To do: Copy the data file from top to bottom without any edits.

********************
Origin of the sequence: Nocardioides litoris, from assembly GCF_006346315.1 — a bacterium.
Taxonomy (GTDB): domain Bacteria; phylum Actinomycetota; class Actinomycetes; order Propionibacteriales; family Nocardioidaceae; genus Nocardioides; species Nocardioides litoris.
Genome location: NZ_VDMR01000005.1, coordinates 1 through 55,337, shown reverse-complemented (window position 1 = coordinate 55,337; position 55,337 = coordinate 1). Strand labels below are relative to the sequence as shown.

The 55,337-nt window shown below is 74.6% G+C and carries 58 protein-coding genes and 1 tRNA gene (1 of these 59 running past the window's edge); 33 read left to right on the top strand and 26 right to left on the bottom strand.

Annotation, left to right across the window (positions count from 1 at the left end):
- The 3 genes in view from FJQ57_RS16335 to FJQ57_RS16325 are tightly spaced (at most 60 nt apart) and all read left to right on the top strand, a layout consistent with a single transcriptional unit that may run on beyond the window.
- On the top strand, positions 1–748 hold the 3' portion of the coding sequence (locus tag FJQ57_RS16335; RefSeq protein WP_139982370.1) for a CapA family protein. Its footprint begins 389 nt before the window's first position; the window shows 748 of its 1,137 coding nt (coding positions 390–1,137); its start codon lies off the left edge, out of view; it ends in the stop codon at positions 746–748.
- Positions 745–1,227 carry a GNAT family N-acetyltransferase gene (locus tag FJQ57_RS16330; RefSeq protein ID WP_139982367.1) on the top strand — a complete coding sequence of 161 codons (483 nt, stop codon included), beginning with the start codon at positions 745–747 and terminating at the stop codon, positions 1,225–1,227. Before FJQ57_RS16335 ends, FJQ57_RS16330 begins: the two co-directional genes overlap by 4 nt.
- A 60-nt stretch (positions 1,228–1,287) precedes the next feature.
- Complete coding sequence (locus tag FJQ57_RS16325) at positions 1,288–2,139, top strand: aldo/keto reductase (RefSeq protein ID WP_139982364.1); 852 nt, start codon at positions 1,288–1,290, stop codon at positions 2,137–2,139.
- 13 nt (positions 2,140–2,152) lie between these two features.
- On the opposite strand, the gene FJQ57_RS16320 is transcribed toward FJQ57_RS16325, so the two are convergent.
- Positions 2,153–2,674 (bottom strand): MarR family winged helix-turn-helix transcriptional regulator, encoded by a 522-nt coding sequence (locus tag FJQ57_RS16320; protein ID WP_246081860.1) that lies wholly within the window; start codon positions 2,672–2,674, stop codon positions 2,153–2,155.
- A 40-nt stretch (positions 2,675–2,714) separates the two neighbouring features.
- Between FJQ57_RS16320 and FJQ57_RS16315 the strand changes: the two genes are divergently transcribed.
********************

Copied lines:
Origin of the sequence: Nocardioides litoris, from assembly GCF_006346315.1 — a bacterium.
Taxonomy (GTDB): domain Bacteria; phylum Actinomycetota; class Actinomycetes; order Propionibacteriales; family Nocardioidaceae; genus Nocardioides; species Nocardioides litoris.
Genome location: NZ_VDMR01000005.1, coordinates 1 through 55,337, shown reverse-complemented (window position 1 = coordinate 55,337; position 55,337 = coordinate 1). Strand labels below are relative to the sequence as shown.

The 55,337-nt window shown below is 74.6% G+C and carries 58 protein-coding genes and 1 tRNA gene (1 of these 59 running past the window's edge); 33 read left to right on the top strand and 26 right to left on the bottom strand.

Annotation, left to right across the window (positions count from 1 at the left end):
- The 3 genes in view from FJQ57_RS16335 to FJQ57_RS16325 are tightly spaced (at most 60 nt apart) and all read left to right on the top strand, a layout consistent with a single transcriptional unit that may run on beyond the window.
- On the top strand, positions 1–748 hold the 3' portion of the coding sequence (locus tag FJQ57_RS16335; RefSeq protein WP_139982370.1) for a CapA family protein. Its footprint begins 389 nt before the window's first position; the window shows 748 of its 1,137 coding nt (coding positions 390–1,137); its start codon lies off the left edge, out of view; it ends in the stop codon at positions 746–748.
- Positions 745–1,227 carry a GNAT family N-acetyltransferase gene (locus tag FJQ57_RS16330; RefSeq protein ID WP_139982367.1) on the top strand — a complete coding sequence of 161 codons (483 nt, stop codon included), beginning with the start codon at positions 745–747 and terminating at the stop codon, positions 1,225–1,227. Before FJQ57_RS16335 ends, FJQ57_RS16330 begins: the two co-directional genes overlap by 4 nt.
- A 60-nt stretch (positions 1,228–1,287) precedes the next feature.
- Complete coding sequence (locus tag FJQ57_RS16325) at positions 1,288–2,139, top strand: aldo/keto reductase (RefSeq protein ID WP_139982364.1); 852 nt, start codon at positions 1,288–1,290, stop codon at positions 2,137–2,139.
- 13 nt (positions 2,140–2,152) lie between these two features.
- On the opposite strand, the gene FJQ57_RS16320 is transcribed toward FJQ57_RS16325, so the two are convergent.
- Positions 2,153–2,674 (bottom strand): MarR family winged helix-turn-helix transcriptional regulator, encoded by a 522-nt coding sequence (locus tag FJQ57_RS16320; protein ID WP_246081860.1) that lies wholly within the window; start codon positions 2,672–2,674, stop codon positions 2,153–2,155.
- A 40-nt stretch (positions 2,675–2,714) separates the two neighbouring features.
- Between FJQ57_RS16320 and FJQ57_RS16315 the strand changes: the two genes are divergently transcribed.